What do you think?
I just posted the following note on a LinkedIn group I follow in answer to a post about so called "software factories," which is a nice euphemism for overseas developers working for much less than they deserve struggling to meet the unreasonable demands of their bosses. This represents my opinion on the subject:
Never forget that you get what you pay for. Hiring an overseas or even local "software factory" or consultancy to build your software can be problematic at best and a complete waste of time and money at worst.
First, if you cannot communicate, forget about it. Building software is 99% communication and 1% technology. Okay, perhaps I overstate the case. A little. But you cannot overestimate the importance of clear, effective communication.
Second, unless you have the internal people required to manage such a relationship, your project will fail. This means you need project management and technical people in your own organization that you know well and trust. They need to be supremely competent. This is especially true if you plan to hire a firm outside of your own geographical area.
Third, plan for time and budget overages. It is the nature of consulting to promise a low price and quick turnaround and then when you are committed to the project and it is "nearly done," you will be informed that there is much more to do, generally due to legitimate changes in requirements because you did not fully understand what you wanted when the project first began. This is the boon and bane of software development whether internal or external.
Finally, you can have success outsourcing your software development project, but do not make the mistake of thinking that it will save you an enormous amount of time and money, especially for a single application project. It takes time to develop a working relationship with an outside consultantcy, especially one that is half way around the world. If you have multiple projects, long term goals, and a huge budget of time and money, it may in fact be cost effective to have a relationship with a so called "software factory." But if you are a small organization and have one or two projects, you will nearly always be better off hiring a professional locally, usually through one of the many technical recruiting companies, to come into your organization as a contractor to work on-site building exactly what you want as you discover over time what it is you want exactly.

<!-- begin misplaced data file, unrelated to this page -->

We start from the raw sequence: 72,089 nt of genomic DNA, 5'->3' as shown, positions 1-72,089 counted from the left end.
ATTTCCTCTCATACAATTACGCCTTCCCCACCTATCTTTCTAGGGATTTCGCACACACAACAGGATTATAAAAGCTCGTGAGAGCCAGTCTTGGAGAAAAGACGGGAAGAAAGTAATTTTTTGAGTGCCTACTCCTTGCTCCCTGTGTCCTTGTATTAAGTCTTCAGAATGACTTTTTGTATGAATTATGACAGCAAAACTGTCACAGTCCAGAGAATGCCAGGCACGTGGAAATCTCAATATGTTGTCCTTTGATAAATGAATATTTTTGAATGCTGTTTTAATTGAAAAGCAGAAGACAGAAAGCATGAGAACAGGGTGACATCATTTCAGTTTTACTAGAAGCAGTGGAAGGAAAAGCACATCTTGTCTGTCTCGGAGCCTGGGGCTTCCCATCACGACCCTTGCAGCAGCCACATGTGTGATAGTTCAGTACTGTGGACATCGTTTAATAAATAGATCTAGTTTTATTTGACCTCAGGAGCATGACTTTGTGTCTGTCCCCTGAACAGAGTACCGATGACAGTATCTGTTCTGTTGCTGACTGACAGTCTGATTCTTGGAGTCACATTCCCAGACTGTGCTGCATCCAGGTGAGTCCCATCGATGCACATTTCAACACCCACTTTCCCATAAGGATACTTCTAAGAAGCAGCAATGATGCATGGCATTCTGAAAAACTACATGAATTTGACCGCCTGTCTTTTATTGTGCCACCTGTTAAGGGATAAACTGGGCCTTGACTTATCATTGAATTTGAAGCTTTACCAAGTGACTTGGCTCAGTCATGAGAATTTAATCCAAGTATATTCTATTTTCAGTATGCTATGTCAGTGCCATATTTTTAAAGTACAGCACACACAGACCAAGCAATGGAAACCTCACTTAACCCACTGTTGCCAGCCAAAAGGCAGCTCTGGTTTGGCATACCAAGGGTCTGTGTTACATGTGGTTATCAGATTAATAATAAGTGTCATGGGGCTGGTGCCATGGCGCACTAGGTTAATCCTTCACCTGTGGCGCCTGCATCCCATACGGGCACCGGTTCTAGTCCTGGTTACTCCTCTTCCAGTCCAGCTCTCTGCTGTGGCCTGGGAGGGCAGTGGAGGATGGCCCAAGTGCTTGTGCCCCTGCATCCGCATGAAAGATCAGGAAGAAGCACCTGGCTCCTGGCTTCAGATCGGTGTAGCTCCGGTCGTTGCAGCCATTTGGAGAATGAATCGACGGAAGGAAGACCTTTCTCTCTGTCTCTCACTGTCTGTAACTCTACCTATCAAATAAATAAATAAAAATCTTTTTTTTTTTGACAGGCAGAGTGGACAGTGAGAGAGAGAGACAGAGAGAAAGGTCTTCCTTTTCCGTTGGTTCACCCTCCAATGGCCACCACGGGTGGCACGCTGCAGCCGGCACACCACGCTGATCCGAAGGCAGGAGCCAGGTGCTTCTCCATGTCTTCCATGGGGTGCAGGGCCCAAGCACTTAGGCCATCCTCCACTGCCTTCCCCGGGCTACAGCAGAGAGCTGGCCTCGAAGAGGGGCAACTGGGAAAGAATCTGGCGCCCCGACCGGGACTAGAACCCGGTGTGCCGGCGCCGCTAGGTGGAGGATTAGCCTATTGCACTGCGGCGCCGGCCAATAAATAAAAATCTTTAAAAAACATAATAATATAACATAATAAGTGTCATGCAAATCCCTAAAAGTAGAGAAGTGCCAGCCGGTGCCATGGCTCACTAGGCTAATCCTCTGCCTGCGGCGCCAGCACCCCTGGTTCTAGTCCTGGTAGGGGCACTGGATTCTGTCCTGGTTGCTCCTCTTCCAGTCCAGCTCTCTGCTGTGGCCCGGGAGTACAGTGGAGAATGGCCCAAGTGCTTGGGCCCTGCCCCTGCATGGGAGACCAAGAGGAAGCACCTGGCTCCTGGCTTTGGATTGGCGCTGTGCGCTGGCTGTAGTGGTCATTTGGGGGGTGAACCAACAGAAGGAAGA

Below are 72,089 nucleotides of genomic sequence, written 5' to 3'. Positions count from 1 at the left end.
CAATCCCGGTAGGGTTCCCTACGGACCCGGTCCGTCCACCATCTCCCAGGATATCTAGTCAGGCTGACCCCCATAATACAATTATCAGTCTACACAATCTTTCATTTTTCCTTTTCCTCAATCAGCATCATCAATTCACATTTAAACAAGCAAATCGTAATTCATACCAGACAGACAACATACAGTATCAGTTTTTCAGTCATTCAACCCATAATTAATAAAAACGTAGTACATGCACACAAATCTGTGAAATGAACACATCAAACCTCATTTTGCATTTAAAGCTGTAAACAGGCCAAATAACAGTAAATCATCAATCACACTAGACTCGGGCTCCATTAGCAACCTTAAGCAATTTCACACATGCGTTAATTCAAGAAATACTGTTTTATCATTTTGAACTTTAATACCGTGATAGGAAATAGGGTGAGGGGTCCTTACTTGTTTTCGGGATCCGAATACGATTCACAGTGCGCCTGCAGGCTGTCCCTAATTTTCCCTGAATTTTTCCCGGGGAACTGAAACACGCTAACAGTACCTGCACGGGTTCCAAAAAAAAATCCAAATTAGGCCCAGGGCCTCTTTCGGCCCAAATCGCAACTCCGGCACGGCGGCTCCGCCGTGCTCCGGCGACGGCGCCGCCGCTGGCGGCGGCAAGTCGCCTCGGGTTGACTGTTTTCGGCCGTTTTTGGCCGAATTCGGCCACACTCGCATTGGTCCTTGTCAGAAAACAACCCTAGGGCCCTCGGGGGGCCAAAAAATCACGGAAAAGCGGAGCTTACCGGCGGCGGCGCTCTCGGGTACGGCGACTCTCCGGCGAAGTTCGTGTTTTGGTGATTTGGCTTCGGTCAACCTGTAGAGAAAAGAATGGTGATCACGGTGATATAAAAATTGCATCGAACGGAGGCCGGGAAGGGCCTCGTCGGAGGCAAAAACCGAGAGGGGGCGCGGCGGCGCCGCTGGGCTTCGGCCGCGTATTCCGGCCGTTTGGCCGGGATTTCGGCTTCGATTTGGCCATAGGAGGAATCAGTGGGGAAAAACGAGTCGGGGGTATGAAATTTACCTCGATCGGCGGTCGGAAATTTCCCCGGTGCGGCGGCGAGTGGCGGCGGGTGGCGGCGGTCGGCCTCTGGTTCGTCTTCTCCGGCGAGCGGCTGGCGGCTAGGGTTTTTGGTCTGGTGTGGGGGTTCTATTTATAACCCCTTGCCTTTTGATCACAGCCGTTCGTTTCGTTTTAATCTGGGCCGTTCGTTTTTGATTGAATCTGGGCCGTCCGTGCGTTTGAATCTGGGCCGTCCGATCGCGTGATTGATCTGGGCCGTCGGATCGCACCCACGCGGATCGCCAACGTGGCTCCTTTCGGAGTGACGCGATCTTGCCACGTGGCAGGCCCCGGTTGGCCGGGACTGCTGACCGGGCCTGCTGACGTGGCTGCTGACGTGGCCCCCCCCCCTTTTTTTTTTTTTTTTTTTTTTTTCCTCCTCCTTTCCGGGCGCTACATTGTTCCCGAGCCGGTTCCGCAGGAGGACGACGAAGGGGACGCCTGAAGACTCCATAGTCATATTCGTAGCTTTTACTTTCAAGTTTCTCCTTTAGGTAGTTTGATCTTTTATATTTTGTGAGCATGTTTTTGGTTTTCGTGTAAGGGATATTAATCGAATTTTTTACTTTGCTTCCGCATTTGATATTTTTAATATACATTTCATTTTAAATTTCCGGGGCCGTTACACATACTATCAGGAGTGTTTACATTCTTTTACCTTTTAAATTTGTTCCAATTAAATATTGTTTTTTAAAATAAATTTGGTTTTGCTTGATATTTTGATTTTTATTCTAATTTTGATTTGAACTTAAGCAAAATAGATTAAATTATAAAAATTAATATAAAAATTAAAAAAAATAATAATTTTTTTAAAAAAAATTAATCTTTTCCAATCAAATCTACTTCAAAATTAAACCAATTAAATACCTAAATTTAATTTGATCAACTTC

I upgraded to the latest version of dasBlog a few days ago and inadvertently allowed comments without requiring approval. A spambot comment got through and while I quickly turned on the "require approval" feature, it was too late. Since then I've been bombarded with stupid link spam comments. I even deleted the one post that seemed to be the bot target and created a new post with the same content.
No luck. After many similar spam comments today being posted to the most recent post on my blog, I'm giving up. I'm taking a comment holiday. It won't bother anyone really because I don't get many real comments. I'll enable the comment functionality some day in the future.
Meantime, if you have a comment, feel free to email me and I'll post it as an addendum to the relevant post.
Being rather new to Vista this week, I was sorely disappointed to see the severely dumbed down defrag utility in Vista. A pathetic effort. Really! So after a few highly scientific Google searches, I settled on O&O Defrag and could not be happier.
Here's the lame, incredibly useless UI in Vista's Disk Defragmenter. Note, if you are going to use some other defragmenter on a schedule, which I would recommend, be sure to disable the regularly scheduled Vista defragmenter by unchecking the box. One way of getting there is to go to the Control Panel and then Performance Information and Tools and then Advanced Tools.
And here is only part of the incredibly useful O&O Defrag UI, a shot taken as it defrags my drives:
Of course there are other suitable defrag tools such as DiskKeeper and others. Perhaps Microsoft wanted the Vista tool to cater only to the basic, uninformed user. If so, they certainly left the market wide open to the more sophisticated tools vendors such as O&O.